fine things and wrapped them in their robe and made a bundle of them and said
to Upali the barber; " Do you now, Upali, turn back. These things will be
sufficient for you to live upon." But Upali was of a different mind so all the
seven went to Gautama and became converts. And when Bhaddiya had retired into
solitude, he exclaimed over and over, " O happiness! O happiness!" And on
being asked the cause said: "Formerly, Lord when I was a king I had a guard,
completely provided, both within and without my private apartments, both
within and without and town and within the borders of my country. Yet though I
was thus guarded and protected I was fearful, anxious, distrustful and
alarmed. But bow, Lord, even in the forest at the foot of a tree in solitude I
am without fear or anxiety, trustful and not alarmed; I dwell at ease,
subdued, secure, with mind as peaceful as an antelope."
Of these converts Ananda
became the most intimate friend and companion of Gautama and after his death
led the band of 500 monks in chanting the Dharma in the council of
Rajagrha. Upali, though barber by birth, became an eminent member of the order
and his name is often mentioned in connection with the Vinyapitak.
Devadatta became subsequently the rival and opponent of Gautama and is even
said to have advised Ajatashatru, the prince of Magadha, to kill his father
Bimbisara and then attempted to kill Gautama himself.
After spending his second
Vas or rainy season in Rajagrha Gautama repaired to Sravasti, the
capital of Kosalas, where Prasenajit reigned as king. A wood called Jaitvan
was presented to the Buddhists and Gautama often repaired and preached there.
Gautam 's instructions were always delivered orally and preserved in the
memory of the people like all the ancient books of India, although writing was
known at this time.
The third Vas was also
passed in Rajagrha and in the fourth year from the date of proclaiming is
creed Gautama crossed the Ganges, went to Vaisali and stopped in the Mahavana
grove. Thence he is said to have made a miraculous journey through the air to
settle a dispute between the Shakyas and Kolians about the water of the
Boundary River Rohini. In the following year he again repaired to Kapilvastu
and was present at the death of his father, then 97 years old.
His widowed step‑mother
Prajapati Gautami and his no less widowed wife Yashodhara had now no ties to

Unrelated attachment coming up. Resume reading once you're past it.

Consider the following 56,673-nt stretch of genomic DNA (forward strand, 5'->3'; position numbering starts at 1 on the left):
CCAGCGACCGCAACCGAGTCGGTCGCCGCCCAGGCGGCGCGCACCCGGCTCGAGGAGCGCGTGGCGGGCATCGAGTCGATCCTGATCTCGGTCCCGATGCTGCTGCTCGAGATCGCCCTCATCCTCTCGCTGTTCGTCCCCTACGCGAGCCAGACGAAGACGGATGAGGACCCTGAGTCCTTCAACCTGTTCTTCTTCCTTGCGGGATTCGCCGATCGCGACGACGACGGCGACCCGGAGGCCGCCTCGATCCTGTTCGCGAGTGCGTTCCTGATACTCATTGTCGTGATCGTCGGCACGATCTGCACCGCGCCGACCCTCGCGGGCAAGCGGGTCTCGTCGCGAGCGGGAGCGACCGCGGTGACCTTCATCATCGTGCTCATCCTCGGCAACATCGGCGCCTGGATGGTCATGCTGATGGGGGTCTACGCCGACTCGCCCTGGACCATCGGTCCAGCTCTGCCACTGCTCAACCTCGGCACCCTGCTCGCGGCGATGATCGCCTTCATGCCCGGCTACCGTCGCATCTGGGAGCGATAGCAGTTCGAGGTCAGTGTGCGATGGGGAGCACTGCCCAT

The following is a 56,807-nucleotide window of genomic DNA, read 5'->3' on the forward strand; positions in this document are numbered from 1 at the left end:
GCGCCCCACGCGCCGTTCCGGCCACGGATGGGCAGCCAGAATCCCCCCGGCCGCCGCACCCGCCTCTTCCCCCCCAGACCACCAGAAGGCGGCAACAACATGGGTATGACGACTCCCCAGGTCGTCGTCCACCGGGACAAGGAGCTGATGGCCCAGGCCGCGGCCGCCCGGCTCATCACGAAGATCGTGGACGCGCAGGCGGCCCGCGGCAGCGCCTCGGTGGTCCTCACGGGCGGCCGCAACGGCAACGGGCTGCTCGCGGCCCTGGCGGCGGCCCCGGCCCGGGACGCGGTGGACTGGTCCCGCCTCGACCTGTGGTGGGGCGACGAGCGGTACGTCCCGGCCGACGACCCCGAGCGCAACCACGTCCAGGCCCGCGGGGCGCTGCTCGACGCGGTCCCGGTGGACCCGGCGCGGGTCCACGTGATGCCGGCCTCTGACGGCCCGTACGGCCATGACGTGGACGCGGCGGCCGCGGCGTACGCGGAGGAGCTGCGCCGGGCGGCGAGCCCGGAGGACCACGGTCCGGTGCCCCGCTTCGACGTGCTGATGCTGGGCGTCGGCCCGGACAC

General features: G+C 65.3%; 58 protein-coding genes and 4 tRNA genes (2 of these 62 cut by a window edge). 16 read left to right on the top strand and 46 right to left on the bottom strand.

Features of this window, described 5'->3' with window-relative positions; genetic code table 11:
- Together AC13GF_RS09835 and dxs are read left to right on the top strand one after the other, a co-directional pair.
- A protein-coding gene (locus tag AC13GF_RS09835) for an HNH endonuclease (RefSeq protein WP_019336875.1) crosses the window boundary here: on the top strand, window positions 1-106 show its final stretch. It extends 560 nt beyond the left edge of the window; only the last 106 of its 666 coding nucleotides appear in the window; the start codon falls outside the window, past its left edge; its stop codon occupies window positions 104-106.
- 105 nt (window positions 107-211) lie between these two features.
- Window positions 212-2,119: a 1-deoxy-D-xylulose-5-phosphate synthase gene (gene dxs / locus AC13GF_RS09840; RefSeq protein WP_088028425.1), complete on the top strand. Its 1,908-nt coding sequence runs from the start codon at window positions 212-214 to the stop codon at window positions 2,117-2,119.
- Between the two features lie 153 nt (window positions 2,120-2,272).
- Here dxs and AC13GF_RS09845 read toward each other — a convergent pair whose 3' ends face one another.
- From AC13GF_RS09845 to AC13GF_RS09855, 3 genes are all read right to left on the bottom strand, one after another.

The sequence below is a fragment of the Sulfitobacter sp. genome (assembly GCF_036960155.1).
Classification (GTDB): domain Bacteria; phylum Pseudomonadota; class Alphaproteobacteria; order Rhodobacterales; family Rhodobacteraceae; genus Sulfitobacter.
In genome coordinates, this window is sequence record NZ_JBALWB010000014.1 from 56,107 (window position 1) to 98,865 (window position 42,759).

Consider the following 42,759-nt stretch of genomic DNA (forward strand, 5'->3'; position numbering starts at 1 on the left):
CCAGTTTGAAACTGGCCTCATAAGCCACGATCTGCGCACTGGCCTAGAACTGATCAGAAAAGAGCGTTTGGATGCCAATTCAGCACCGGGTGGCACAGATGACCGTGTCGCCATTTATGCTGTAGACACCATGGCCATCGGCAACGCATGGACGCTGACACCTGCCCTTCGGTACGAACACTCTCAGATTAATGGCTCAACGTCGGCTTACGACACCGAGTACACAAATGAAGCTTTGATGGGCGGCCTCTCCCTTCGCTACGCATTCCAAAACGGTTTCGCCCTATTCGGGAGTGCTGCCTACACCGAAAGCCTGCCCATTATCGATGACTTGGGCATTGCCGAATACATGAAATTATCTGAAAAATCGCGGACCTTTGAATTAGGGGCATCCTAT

bind then to the world and insisted on joining the order established by
Gautama. The sage had not yet admitted women to the order and was naturally
most reluctant to do so. But his mother was inexorable and followed him to
Vaisali and begged to be admitted. Ananda pleaded her case but Gautama still
replied: " Enough, Ananda, Let it not please thee that women should be allowed
to do so." But Ananda persisted and asked, "Are women, Lord, capable when they
have gone forth form the household life and entered the homeless state under
the doctrine and discipline proclaimed by the blessed one, are they capable of
realizing the fruit of conversion, or of the second path or of Arhat
ship?"2 There could be only one reply to this Honor to women
has ever been a part of religion in India and salvation and heaven are not
barred to the female sex by the Hindu religion. "They are capable,"
reluctantly replied Gautama.
And Prajapati and other
ladies were admitted to the order as Bhikkhunee under some rules making
them strictly subordinate to Bhikkhu. After this Gautama retired to
Kausambi near Prayag (Allahabad).
In the sixth year after
spending the rains at Kausambi Gautama returned to Rajagrha, and Kshema the
queen of Bimbisara was admitted to the order. In same year Gautama is said to
have performed miracles at Sravasti and went to heaven to teach Dharma
to his mother who had died 7 days after his birth.
In the eleventh year Gautama
converted the Brahmin Bharadvaja. In the next year he undertook the longest
journey he had ever made and then preached the famous Mharahulsutan to his son
Rahula, then 18 years old. Two years later Rahula was admitted in the order.
In the fifteenth year he visited Kapilavastu again and addressed a discourse
to his cousin Mahanama, who had succeeded Bhaddiya, the successor of
Shuddhodana. Gautam's father‑in‑law Suprabuddha, the king of Koli, publicly
abused Gautama for deserting Yashodhara but is said to have been swallowed up
by the earth shortly after.
In the seventeenth year he
delivered discourse on the death of Shrimati, a courtesan; in the next year he
converted a weaver who had accidentally killed his daughter; in the following
year he released a deer caught in a snare and converted the angry hunter who
had wanted to shoot him; and in the twentieth year he similarly converted the
famous robber Angulimala of the Chaliya forest.
For twenty‑five years more
Gautama wandered through the Gangetic valley, preached piety and holy life to
the poor, the lowly and misguided, made converts among the high and the low,
the rich and the poor and proclaimed his law wherever he went. He died at the
age of 80. He lived 45 years from the date of his proclaiming the new